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The band After the Burial had just played a concert in Aarau, Switzerland, when singer Anthony Notarmaso got a text: President Donald Trump had announced a ban on travel from Europe due to the coronavirus pandemic.
“I was like, ‘Dude, we’ve got to go home,’" said Notarmaso, who lives in St. Petersburg. “I was freaking out, honestly. The first thing I thought was, Man, I’m going to get stuck out here.”
Within hours, the metalcore band scrapped their nine remaining European shows and scrambled to get home to America — at which point a new reality began to set in.
Tours: canceled. Festivals: canceled. Most income for the foreseeable future: canceled.
“I’ve been in a touring band for 11 years now," Notarmaso said. "This is what I do for money. I have a lot of friends in this industry, and my Facebook and Instagram is like: Tour’s canceled. Tour’s canceled. Tour’s canceled. Tour’s canceled. All these guys, they’re panicking, and it’s understandable. This is crazy.”
Notarmaso is one of countless musicians and performers whose livelihoods have been wrecked due to the coronavirus. Bars and venues have shut down. Mass gatherings have been suspended. It’s a terrifying change for those who work in the arts, as there’s no clear timetable for when — or if — life as they knew it might return.
“We struggle already with feeling a sense of self-worth in what we do,” said Tampa singer-songwriter Eden Shireen, who lost six shows and $2,000 in March alone. “And then when the world shuts down and we’re out of a job, when we’re already struggling to begin with, it can feel even more like: How and why am I doing this?”
Add to that a new, suddenly pressing question: How will any of them go on?
LIVE MUSIC: DREAD AND PANIC
Billy Mays III had just played a gig in Asheville, N.C., when the news started looking bleak. The St. Petersburg experimental artist decided to scrap the remaining 10 or so dates on his tour and drive home. On the way, he called those venues to let him know he was canceling — only to find most had already canceled on him.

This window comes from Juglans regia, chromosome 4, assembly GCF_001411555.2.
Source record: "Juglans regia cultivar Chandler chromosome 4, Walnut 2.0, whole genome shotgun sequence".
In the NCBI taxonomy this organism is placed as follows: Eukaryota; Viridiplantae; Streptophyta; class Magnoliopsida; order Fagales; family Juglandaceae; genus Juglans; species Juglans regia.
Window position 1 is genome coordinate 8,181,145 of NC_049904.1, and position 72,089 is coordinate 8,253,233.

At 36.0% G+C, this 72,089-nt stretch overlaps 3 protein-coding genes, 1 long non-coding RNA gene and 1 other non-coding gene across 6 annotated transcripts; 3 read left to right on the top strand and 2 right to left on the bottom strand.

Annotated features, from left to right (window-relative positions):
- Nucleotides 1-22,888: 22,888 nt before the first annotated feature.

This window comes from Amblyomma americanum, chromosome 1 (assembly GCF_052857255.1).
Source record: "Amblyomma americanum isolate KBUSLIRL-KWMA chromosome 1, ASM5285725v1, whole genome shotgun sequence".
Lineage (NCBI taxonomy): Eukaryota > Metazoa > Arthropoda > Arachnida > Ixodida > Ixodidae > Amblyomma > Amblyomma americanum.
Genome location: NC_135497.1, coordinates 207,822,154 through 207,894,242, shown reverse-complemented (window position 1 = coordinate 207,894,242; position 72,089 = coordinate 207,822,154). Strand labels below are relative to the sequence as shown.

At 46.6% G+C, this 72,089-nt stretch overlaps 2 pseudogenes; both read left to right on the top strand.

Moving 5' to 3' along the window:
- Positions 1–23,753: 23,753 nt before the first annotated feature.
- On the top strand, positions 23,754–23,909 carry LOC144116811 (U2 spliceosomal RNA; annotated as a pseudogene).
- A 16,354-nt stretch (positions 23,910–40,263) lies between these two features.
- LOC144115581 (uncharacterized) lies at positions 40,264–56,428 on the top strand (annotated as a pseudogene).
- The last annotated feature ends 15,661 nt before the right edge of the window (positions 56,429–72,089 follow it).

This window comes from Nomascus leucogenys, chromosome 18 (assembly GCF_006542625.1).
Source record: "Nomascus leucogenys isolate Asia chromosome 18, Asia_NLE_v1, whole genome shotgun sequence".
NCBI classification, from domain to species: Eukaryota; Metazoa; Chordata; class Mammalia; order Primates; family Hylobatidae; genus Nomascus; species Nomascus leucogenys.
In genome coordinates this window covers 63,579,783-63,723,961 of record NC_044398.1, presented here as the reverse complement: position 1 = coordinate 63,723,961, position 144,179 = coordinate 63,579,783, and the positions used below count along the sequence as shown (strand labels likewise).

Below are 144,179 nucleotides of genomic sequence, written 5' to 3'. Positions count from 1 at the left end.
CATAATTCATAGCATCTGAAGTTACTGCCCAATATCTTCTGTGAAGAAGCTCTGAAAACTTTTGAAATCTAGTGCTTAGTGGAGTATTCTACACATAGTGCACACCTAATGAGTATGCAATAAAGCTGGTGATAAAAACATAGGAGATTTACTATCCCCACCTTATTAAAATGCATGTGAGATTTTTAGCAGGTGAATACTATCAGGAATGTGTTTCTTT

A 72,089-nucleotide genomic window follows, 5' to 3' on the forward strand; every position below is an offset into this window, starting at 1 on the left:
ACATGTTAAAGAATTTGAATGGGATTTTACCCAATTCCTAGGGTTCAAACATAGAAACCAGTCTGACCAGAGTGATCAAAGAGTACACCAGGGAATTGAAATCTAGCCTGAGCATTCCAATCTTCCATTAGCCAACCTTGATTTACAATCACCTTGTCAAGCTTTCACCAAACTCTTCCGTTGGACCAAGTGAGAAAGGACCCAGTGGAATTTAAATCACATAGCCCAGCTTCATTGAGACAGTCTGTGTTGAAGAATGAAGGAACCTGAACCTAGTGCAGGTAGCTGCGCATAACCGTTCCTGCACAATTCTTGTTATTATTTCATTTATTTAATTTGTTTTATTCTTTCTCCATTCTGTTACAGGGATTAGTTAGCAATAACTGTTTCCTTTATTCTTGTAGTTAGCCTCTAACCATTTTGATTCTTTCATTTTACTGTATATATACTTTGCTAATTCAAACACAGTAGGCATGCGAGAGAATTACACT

“March and April are done for shows, at least,” said Mays, who said about 80 percent of his livelihood comes from touring. “I’m probably going to lose about $3,000 to $4,000 worth of income.”
The impact the coronavirus will have on the lives of touring musicians is hard to comprehend, said Fran Snyder, founder of the St. Petersburg-based Listening Room Network, which connects musicians with homeowners who want to host house concerts. Their annual Listening Room Festival, which had been planned for this weekend, has been pushed to November.
“If you’re an independent act without a label, keeping you on the road, these house concerts are the only way you can make a living wage,” Snyder said. “So this is catastrophic for them. These are gigs where they make anywhere from $500 to $1,500 on average, and they’re having entire tours canceled.”
It’s hitting musicians in indirect ways, too. Susie Ulrey leads the Tampa indie group Pohgoh; her husband Keith is a drummer and promoter who runs Microgroove and New Granada Records. Last week, Ulrey was laid off from her job with a recruiting firm whose primary client is Marriott. She has multiple sclerosis, making health insurance an immediate priority and throwing the finances of a family at the center of Tampa’s music scene into chaos.